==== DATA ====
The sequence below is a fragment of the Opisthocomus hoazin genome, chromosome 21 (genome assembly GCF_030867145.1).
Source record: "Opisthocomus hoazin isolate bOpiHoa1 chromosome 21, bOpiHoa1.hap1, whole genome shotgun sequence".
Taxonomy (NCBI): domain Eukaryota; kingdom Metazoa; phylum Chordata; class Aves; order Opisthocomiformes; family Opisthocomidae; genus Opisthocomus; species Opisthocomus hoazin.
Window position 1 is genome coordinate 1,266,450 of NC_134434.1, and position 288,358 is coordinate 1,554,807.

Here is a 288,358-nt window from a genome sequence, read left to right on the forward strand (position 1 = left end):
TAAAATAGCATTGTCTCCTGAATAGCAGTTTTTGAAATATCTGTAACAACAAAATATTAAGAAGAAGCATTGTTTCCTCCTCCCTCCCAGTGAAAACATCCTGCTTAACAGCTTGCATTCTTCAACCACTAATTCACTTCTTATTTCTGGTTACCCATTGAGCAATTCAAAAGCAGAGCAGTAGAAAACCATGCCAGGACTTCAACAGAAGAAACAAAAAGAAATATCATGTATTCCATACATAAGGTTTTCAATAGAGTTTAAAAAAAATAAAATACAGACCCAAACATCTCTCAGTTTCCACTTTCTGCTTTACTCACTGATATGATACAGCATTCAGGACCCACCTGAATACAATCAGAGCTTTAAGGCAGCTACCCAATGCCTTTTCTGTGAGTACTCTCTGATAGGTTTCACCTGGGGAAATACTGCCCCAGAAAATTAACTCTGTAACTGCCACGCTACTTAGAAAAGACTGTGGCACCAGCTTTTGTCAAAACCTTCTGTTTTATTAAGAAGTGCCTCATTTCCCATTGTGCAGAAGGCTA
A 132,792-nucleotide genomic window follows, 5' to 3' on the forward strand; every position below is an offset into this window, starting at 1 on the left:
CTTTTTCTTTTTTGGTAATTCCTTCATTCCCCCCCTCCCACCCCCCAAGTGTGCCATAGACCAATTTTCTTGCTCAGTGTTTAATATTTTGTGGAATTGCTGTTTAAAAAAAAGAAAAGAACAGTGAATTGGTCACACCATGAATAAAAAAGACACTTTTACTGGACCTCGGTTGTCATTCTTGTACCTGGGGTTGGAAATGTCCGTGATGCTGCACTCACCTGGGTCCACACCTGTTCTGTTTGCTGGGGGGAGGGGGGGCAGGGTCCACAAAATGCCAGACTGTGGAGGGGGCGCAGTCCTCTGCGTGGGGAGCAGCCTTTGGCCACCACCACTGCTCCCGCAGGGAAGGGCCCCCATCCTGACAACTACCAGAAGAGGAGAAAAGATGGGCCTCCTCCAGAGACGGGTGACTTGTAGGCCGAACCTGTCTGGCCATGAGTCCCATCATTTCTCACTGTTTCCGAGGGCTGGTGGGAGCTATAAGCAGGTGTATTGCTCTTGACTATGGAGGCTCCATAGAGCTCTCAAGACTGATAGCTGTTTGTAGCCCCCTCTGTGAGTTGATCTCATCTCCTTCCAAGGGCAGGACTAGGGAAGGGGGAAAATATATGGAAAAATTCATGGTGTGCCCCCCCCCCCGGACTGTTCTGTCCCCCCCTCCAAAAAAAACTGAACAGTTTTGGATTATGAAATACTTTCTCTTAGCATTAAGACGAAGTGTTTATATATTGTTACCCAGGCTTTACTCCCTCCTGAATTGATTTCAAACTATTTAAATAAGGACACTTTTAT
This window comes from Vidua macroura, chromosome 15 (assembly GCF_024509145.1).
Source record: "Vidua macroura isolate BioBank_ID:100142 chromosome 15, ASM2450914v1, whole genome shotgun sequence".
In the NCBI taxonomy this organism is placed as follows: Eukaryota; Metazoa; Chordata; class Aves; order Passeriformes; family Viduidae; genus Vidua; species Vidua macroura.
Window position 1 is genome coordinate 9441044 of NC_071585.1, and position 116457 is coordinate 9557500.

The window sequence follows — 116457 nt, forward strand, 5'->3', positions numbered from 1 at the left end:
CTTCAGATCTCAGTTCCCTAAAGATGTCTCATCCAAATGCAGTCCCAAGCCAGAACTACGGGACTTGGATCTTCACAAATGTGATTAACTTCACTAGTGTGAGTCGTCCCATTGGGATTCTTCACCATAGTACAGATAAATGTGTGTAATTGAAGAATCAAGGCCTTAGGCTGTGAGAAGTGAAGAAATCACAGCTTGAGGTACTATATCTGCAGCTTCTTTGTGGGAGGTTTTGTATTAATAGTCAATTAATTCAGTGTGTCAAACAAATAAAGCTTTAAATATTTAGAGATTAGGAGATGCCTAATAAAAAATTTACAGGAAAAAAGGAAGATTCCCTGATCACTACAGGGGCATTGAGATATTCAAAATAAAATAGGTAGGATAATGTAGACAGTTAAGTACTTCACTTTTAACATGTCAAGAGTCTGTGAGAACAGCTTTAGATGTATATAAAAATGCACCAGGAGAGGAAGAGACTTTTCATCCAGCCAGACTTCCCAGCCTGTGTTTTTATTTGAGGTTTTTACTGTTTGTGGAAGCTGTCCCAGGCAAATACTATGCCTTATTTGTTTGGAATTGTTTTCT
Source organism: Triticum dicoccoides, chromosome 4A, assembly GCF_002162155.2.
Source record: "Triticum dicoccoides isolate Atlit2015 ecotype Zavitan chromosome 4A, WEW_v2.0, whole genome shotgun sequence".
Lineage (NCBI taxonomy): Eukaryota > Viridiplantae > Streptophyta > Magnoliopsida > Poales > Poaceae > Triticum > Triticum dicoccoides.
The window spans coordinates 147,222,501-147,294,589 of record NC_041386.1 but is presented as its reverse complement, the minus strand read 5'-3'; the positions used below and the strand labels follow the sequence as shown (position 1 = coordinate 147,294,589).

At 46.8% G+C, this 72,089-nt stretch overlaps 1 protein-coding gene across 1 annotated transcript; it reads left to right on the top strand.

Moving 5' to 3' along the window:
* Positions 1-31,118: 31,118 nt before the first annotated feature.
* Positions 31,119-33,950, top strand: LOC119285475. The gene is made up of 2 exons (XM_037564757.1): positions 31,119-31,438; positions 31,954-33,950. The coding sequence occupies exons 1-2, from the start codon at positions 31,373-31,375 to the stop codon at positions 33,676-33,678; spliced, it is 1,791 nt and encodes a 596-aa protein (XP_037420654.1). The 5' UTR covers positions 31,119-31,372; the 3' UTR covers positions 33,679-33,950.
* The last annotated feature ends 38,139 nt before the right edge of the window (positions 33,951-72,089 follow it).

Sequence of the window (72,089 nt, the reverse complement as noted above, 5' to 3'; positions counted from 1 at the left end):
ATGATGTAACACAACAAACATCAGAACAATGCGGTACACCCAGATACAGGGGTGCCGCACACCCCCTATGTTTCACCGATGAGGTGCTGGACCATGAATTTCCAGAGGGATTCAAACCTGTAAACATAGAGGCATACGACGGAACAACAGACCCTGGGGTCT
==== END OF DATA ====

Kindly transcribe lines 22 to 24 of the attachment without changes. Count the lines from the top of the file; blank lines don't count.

* Positions 31,119-33,950, top strand: LOC119285475. The gene is made up of 2 exons (XM_037564757.1): positions 31,119-31,438; positions 31,954-33,950. The coding sequence occupies exons 1-2, from the start codon at positions 31,373-31,375 to the stop codon at positions 33,676-33,678; spliced, it is 1,791 nt and encodes a 596-aa protein (XP_037420654.1). The 5' UTR covers positions 31,119-31,372; the 3' UTR covers positions 33,679-33,950.
* The last annotated feature ends 38,139 nt before the right edge of the window (positions 33,951-72,089 follow it).

Sequence of the window (72,089 nt, the reverse complement as noted above, 5' to 3'; positions counted from 1 at the left end):